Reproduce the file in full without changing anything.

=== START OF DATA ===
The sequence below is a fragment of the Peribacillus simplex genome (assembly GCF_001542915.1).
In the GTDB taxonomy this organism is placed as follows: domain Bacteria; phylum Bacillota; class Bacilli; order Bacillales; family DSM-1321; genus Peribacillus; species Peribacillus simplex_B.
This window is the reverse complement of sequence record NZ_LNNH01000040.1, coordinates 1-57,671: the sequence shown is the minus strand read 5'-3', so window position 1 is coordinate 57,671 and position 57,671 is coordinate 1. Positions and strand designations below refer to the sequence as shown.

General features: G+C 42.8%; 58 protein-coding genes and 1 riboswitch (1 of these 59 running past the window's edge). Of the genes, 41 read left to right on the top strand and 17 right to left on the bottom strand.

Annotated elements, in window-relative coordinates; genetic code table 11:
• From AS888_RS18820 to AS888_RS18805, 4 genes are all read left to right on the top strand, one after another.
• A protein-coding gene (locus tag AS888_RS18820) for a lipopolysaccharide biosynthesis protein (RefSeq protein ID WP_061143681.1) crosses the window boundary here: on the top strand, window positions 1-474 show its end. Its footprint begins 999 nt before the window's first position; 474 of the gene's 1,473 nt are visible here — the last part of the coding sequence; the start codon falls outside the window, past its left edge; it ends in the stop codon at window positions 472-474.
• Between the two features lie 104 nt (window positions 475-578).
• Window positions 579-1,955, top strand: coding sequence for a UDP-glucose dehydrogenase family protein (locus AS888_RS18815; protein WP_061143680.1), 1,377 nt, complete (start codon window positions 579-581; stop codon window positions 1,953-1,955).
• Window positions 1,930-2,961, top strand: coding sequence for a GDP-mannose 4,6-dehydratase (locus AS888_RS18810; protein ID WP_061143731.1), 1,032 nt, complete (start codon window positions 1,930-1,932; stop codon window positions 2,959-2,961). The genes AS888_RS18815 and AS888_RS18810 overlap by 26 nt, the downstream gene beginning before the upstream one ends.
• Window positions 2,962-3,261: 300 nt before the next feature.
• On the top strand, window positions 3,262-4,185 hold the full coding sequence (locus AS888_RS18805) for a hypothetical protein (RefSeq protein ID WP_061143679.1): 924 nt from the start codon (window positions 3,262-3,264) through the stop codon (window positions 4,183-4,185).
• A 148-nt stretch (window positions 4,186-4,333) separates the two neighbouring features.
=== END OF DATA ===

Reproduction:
The sequence below is a fragment of the Peribacillus simplex genome (assembly GCF_001542915.1).
In the GTDB taxonomy this organism is placed as follows: domain Bacteria; phylum Bacillota; class Bacilli; order Bacillales; family DSM-1321; genus Peribacillus; species Peribacillus simplex_B.
This window is the reverse complement of sequence record NZ_LNNH01000040.1, coordinates 1-57,671: the sequence shown is the minus strand read 5'-3', so window position 1 is coordinate 57,671 and position 57,671 is coordinate 1. Positions and strand designations below refer to the sequence as shown.

General features: G+C 42.8%; 58 protein-coding genes and 1 riboswitch (1 of these 59 running past the window's edge). Of the genes, 41 read left to right on the top strand and 17 right to left on the bottom strand.

Annotated elements, in window-relative coordinates; genetic code table 11:
• From AS888_RS18820 to AS888_RS18805, 4 genes are all read left to right on the top strand, one after another.
• A protein-coding gene (locus tag AS888_RS18820) for a lipopolysaccharide biosynthesis protein (RefSeq protein ID WP_061143681.1) crosses the window boundary here: on the top strand, window positions 1-474 show its end. Its footprint begins 999 nt before the window's first position; 474 of the gene's 1,473 nt are visible here — the last part of the coding sequence; the start codon falls outside the window, past its left edge; it ends in the stop codon at window positions 472-474.
• Between the two features lie 104 nt (window positions 475-578).
• Window positions 579-1,955, top strand: coding sequence for a UDP-glucose dehydrogenase family protein (locus AS888_RS18815; protein WP_061143680.1), 1,377 nt, complete (start codon window positions 579-581; stop codon window positions 1,953-1,955).
• Window positions 1,930-2,961, top strand: coding sequence for a GDP-mannose 4,6-dehydratase (locus AS888_RS18810; protein ID WP_061143731.1), 1,032 nt, complete (start codon window positions 1,930-1,932; stop codon window positions 2,959-2,961). The genes AS888_RS18815 and AS888_RS18810 overlap by 26 nt, the downstream gene beginning before the upstream one ends.
• Window positions 2,962-3,261: 300 nt before the next feature.
• On the top strand, window positions 3,262-4,185 hold the full coding sequence (locus AS888_RS18805) for a hypothetical protein (RefSeq protein ID WP_061143679.1): 924 nt from the start codon (window positions 3,262-3,264) through the stop codon (window positions 4,183-4,185).
• A 148-nt stretch (window positions 4,186-4,333) separates the two neighbouring features.